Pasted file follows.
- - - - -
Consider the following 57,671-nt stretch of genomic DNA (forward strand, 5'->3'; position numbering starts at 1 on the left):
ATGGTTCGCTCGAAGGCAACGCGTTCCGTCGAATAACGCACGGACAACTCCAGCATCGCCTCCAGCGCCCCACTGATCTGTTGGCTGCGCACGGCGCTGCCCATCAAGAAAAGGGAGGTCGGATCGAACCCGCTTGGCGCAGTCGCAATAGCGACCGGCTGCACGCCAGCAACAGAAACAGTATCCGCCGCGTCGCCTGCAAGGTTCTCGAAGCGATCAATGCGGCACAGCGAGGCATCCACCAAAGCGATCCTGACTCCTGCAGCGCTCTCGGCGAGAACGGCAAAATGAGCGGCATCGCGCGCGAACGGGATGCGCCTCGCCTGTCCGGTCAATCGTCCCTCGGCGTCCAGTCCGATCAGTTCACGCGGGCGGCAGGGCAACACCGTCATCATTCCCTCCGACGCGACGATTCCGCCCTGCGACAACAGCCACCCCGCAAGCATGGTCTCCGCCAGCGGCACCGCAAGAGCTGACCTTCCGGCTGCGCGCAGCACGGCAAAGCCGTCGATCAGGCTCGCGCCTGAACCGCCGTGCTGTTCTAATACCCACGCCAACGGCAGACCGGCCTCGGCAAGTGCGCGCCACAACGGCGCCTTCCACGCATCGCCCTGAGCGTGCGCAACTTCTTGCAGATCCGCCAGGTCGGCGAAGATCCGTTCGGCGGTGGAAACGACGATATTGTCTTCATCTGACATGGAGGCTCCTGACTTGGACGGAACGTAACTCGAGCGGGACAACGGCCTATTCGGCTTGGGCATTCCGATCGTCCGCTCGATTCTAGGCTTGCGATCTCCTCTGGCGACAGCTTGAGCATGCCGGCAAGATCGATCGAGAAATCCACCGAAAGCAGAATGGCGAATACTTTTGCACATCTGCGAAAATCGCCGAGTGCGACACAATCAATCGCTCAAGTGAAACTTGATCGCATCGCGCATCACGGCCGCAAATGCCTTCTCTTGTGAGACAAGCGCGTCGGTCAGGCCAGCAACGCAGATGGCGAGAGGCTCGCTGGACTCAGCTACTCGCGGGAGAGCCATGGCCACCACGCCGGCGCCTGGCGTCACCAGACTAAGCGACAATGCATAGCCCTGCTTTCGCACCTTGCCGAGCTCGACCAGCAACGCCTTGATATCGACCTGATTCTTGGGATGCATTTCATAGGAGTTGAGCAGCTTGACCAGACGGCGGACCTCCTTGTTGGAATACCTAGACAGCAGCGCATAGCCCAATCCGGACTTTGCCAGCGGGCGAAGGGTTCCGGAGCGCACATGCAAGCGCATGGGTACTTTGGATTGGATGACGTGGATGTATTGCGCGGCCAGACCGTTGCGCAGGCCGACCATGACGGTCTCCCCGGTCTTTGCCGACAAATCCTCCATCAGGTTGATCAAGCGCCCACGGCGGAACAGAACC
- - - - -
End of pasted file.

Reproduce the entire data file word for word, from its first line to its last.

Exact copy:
Consider the following 57,671-nt stretch of genomic DNA (forward strand, 5'->3'; position numbering starts at 1 on the left):
ATGGTTCGCTCGAAGGCAACGCGTTCCGTCGAATAACGCACGGACAACTCCAGCATCGCCTCCAGCGCCCCACTGATCTGTTGGCTGCGCACGGCGCTGCCCATCAAGAAAAGGGAGGTCGGATCGAACCCGCTTGGCGCAGTCGCAATAGCGACCGGCTGCACGCCAGCAACAGAAACAGTATCCGCCGCGTCGCCTGCAAGGTTCTCGAAGCGATCAATGCGGCACAGCGAGGCATCCACCAAAGCGATCCTGACTCCTGCAGCGCTCTCGGCGAGAACGGCAAAATGAGCGGCATCGCGCGCGAACGGGATGCGCCTCGCCTGTCCGGTCAATCGTCCCTCGGCGTCCAGTCCGATCAGTTCACGCGGGCGGCAGGGCAACACCGTCATCATTCCCTCCGACGCGACGATTCCGCCCTGCGACAACAGCCACCCCGCAAGCATGGTCTCCGCCAGCGGCACCGCAAGAGCTGACCTTCCGGCTGCGCGCAGCACGGCAAAGCCGTCGATCAGGCTCGCGCCTGAACCGCCGTGCTGTTCTAATACCCACGCCAACGGCAGACCGGCCTCGGCAAGTGCGCGCCACAACGGCGCCTTCCACGCATCGCCCTGAGCGTGCGCAACTTCTTGCAGATCCGCCAGGTCGGCGAAGATCCGTTCGGCGGTGGAAACGACGATATTGTCTTCATCTGACATGGAGGCTCCTGACTTGGACGGAACGTAACTCGAGCGGGACAACGGCCTATTCGGCTTGGGCATTCCGATCGTCCGCTCGATTCTAGGCTTGCGATCTCCTCTGGCGACAGCTTGAGCATGCCGGCAAGATCGATCGAGAAATCCACCGAAAGCAGAATGGCGAATACTTTTGCACATCTGCGAAAATCGCCGAGTGCGACACAATCAATCGCTCAAGTGAAACTTGATCGCATCGCGCATCACGGCCGCAAATGCCTTCTCTTGTGAGACAAGCGCGTCGGTCAGGCCAGCAACGCAGATGGCGAGAGGCTCGCTGGACTCAGCTACTCGCGGGAGAGCCATGGCCACCACGCCGGCGCCTGGCGTCACCAGACTAAGCGACAATGCATAGCCCTGCTTTCGCACCTTGCCGAGCTCGACCAGCAACGCCTTGATATCGACCTGATTCTTGGGATGCATTTCATAGGAGTTGAGCAGCTTGACCAGACGGCGGACCTCCTTGTTGGAATACCTAGACAGCAGCGCATAGCCCAATCCGGACTTTGCCAGCGGGCGAAGGGTTCCGGAGCGCACATGCAAGCGCATGGGTACTTTGGATTGGATGACGTGGATGTATTGCGCGGCCAGACCGTTGCGCAGGCCGACCATGACGGTCTCCCCGGTCTTTGCCGACAAATCCTCCATCAGGTTGATCAAGCGCCCACGGCGGAACAGAACC